It is a testament to investor paranoia that even the most boring of sectors is currently experiencing a panic sell-off. To wit, consider the performance of utility stocks over the past few weeks of trading.
Remember utilities? They were the best performing sector of the S&P 500 last year and not surprisingly one of the worst performing sectors so far this year. The TTM P/E for the Dow Jones Utility Index is 20.45 vs. 14.45 for the Dow Jones Industrial Average. However, the dividend yield is 4.35% for the former and 2.67% for the latter. Last year investors threw in the towel on stocks and bid up the price of utilities figuring at least they would at least receive the dividend. Unfortunately the relative underperformance of the sector has more than offset the added dividend yield in the past twelve months.
Interestingly, the current sell-off is the first time utilities have underperformed the market during a downturn. Look at the graph below, industrials have outperformed utilities even during a market sell-off. So a tried and true "safe" sector has underperformed a "dangerous" cyclical sector, while the market has turned down. As a reminder, the blue line is the price of the S&P 500, while the black line is a ratio of VIS/VPU. A rising black line indicates cyclicals are outperforming relative to utilities, a trend that is typically associated with more aggressive risk taking in the market.
My interpretation of this recent price action is that political uncertainty over future taxes is overshadowing any fears about a downturn in the economy. The lack of selling pressure in consumer cyclicals shows the market is not discounting fears about growth, it is instead discounting fears of how the tax code may soon change. If you as an investor believe the economy is weakening, then the rally is to be sold as growth fears are not being discounted regardless of the 50 points the S&P 500 has shed since QE3 was announced. On the contrary, if you believe the economy is reasonably sound and fiscal cliff fears are overdone, then holding is the most desirable decision.
Personally, I lean toward the latter conclusion, unless the Democrats and Republicans are unable to reach some kind of bargain. If no deal is announced, it seems likely that the markets will become more and more erratic as the year draws to a close. The longer this rally runs without any real news, the more exposed it will be to fears about the fiscal cliff.
While I have expressed skepticism of utilities as an investment class I have to admit the current knee-jerk pullback has the appearances of a buying opportunity. Utilities are desirable for the dividends they produce in a ZIRP environment. Additionally, this situation is very unlikely to change anytime in the foreseeable future. Furthermore, the fears of raising taxes on dividends seem to miss the point. Capital gains tax rates are also set to rise as are taxes on the coupon payments you receive for most bonds. Thus a change in the relative valuation of utilities as an asset class compared to other asset classes does not make intuitive sense. Consider the figure below which shows the rate of return on a BAA corporate bond to the dividend yield of the American Electric Power Company (AEP).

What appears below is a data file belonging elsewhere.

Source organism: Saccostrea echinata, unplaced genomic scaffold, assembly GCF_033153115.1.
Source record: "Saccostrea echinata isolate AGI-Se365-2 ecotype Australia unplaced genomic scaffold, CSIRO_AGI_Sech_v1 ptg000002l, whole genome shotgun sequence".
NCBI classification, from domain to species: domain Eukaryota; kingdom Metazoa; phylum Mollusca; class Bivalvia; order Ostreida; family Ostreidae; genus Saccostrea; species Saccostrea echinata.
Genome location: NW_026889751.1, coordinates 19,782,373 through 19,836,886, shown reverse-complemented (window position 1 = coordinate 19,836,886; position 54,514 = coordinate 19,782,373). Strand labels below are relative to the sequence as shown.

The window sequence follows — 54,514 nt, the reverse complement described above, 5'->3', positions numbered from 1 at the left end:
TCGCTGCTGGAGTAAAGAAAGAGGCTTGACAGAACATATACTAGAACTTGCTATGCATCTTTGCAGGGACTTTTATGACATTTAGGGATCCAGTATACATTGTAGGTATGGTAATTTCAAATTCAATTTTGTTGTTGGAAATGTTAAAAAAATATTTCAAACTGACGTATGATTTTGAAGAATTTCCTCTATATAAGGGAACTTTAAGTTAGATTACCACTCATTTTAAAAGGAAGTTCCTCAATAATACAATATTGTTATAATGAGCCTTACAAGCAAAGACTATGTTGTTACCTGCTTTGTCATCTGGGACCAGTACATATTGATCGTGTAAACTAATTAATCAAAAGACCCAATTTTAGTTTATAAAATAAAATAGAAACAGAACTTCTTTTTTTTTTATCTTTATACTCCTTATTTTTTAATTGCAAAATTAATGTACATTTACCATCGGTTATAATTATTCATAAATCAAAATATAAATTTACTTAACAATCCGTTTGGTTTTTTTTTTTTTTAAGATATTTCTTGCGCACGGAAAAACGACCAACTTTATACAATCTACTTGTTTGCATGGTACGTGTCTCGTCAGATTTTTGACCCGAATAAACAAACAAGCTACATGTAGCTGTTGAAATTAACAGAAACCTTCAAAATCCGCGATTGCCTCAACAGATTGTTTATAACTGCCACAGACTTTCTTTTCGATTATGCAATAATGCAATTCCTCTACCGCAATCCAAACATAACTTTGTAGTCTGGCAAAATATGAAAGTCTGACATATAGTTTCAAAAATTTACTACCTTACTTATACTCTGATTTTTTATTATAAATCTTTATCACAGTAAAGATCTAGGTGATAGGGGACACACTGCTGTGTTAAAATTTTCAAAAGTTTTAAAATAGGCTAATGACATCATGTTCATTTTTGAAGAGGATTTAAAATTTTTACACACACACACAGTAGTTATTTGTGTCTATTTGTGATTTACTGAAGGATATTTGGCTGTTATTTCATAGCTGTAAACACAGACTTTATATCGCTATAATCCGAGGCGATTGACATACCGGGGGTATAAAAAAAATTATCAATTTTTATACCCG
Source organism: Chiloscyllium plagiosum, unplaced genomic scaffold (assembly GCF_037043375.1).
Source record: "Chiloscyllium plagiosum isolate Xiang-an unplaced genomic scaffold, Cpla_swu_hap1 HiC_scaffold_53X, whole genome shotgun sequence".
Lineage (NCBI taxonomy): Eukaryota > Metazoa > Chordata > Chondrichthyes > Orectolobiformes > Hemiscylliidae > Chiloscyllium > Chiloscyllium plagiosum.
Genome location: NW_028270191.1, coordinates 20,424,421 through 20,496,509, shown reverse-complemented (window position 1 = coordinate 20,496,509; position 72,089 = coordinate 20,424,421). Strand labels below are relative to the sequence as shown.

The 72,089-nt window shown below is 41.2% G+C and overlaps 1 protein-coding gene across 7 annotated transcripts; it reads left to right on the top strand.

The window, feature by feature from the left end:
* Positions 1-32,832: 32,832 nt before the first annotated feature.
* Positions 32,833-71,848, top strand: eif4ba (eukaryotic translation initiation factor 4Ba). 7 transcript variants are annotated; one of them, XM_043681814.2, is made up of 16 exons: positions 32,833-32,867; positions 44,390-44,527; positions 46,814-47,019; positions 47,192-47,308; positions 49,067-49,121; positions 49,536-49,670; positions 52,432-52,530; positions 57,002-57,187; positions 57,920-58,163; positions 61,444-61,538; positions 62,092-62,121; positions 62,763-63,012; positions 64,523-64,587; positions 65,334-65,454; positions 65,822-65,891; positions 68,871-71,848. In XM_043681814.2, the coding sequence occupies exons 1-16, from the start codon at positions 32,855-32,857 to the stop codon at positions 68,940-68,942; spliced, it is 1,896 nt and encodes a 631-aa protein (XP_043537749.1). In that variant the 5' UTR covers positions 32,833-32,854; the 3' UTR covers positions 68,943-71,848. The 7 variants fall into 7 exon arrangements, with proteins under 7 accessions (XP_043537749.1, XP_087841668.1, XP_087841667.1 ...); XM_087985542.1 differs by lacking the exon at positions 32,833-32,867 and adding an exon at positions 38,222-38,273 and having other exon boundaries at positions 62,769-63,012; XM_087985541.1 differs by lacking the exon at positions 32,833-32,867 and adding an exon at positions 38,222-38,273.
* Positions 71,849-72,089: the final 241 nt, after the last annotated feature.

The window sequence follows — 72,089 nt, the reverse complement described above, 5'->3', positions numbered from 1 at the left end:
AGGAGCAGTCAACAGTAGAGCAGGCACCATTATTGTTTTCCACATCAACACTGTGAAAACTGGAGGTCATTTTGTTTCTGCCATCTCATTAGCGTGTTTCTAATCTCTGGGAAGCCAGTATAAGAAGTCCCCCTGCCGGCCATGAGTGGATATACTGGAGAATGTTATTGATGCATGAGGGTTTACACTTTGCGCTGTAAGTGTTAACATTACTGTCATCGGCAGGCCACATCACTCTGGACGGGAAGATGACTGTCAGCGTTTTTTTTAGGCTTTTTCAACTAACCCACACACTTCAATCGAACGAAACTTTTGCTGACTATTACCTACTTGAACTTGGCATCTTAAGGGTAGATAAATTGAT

In the past, the rate of return on a BAA corporate bond has nearly always exceeded the dividend yield of American Electric. Currently the dividend yield is 4.56%, while the dividend yield of AEP is 4.60%. On this basis, utilities as an asset class look relatively cheap compared to bonds. If your desire as an investor is to generate income, the recent sell-off represents a good buying opportunity. Exposure to the sector could be obtained through the purchase of individual stocks, or by an index fund, such as Vanguard's Utilities ETF (VPU).
As mentioned above, utilities as a sector seem somewhat overvalued, thus picking a few reasonably valued stocks from within the sector seems to be a preferable strategy. American Electric Power Company seems attractive in this respect at 12.6x TTM earnings, 17.6x CAPE 10 year average earnings and 1.3x book value. Duke Energy (DUK) also seems attractive (19.1 TTM PE, 20.9 CAPE, 1.03 Price to Book, 5.10% Dividend) and Entergy (ETR) (15.6 TTM PE, 11.6 CAPE, 1.20 Price to Book, 5.30% Dividend).
Each of these utilities has a very reasonable valuation and has presented investors with slow but steady dividend growth over the past ten years. However, utilities have uniformly low return on equity, no comparative advantage between firms, a capital intensive business model and low growth. On the other hand, the stocks identified above pay approximately 5% in dividends. A good rule of thumb is the total return you can expect from an investment is the dividend plus growth: The 7% total return should prove to be a reasonable expectation, which isn't too shabby.